Nola Metz Simpson
All grief is complicated. The shock, pain, sorrow and sadness are just overwhelming. We find ourselves questioning why and how things happened as they did. We steep in the "would have, could have, should have" thoughts and feel guilt for what we think could have done differently. Flooded by thoughts, feelings and emotions in a powerful, raw and uncensored way, we feel like things will never be the same, right or good, again.
Yet, for most of us, we manage with and through our grief. While we are initially stunned and wonder aloud "How am I ever going to get through this?", what we may not realize is we come equipped with a psychological immune system to help us successfully get through this pain.
The psychological immune system is a refined mechanism that has been with us since the beginning of time. Like our physical immune system, the psychological immune system is in place to protect our body and mind against stress. The psychological immune system protects against feelings of worthlessness, fear and pain in the face of negative experiences. With its help, and in time, we naturally integrate grief into our lives. We are fundamentally equipped to heal ourselves, both physically and emotionally.
But sometimes there are roadblocks to grief healing. We get stuck in the acute grief stage, living each day as if it were the first day of our grief, again and again. While approximately 90% of us are able to integrate grief into our lives, finding meaning and purpose again, up to 10% are unable to do this. Like our physical immune system, sometimes healing is blocked; our psychological immune system is compromised.
When the psychological immune system is compromised, we get stuck. We may blame ourselves for our loved one's death, avoid reminders of the death, judge our own grief or avoid places they loved to go. We may live in continuous anger, fear and pain and feel it's wrong to enjoy life, feeling guilty for living, when they have died. This endless loop of suffering is called complicated grief, or prolonged grief disorder, and is a real psychological state, where people can spend weeks, months and even years suffering. And there is treatment for it.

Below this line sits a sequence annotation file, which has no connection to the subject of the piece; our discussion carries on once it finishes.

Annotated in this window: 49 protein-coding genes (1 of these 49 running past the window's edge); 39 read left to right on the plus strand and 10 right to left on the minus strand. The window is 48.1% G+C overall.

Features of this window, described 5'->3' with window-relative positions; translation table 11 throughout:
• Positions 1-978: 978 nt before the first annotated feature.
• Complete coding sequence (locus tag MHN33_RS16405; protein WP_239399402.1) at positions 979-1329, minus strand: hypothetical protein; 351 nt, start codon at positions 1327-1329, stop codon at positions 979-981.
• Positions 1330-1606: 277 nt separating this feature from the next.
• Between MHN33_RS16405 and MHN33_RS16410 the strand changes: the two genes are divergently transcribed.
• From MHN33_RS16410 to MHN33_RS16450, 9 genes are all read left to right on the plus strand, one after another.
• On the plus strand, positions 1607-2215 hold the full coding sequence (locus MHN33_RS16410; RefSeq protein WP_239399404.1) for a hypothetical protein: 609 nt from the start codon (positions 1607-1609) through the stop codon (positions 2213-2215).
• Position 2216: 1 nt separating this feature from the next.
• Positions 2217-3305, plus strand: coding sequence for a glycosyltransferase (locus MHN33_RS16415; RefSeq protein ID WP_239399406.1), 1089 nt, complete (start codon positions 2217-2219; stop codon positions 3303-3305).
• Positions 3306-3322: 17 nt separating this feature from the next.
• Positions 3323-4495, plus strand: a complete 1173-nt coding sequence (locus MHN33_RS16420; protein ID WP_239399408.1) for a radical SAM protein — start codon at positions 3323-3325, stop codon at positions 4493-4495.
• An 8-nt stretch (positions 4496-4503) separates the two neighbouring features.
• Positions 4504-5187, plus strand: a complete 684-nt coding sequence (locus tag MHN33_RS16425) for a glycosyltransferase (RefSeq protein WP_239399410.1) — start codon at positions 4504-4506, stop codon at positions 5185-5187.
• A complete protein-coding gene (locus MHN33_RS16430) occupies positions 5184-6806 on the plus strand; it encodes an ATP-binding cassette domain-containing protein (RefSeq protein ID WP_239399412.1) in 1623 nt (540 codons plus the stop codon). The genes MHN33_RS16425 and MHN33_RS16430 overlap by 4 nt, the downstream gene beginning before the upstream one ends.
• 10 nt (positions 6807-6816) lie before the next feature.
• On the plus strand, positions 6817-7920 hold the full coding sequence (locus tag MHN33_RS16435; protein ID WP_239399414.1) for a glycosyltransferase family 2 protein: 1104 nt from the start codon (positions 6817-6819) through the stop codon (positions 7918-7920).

Prolonged grief disorder has been studied extensively by Dr. Katherine Shear and her team at the University of Columbia's Center for Complicated Grief and she is the pioneer of complicated grief therapy. This treatment, which is evidenced based with proven results, is being offered by many counselors, providing successful treatment for people stuck in the grieving process, blocked from healing.
Grief is complicated; it is so difficult for all of us, and for some, it is paralyzing. While most of us are able to navigate the process to a place of healing and integration, some will get caught and have difficulty with adaptation. Complicated grief therapy is a proven treatment for those suffering with complicated, or prolonged grief, offering help back to a place of healing.
Nola Metz Allan, MPA, M.Ed., LCMHCA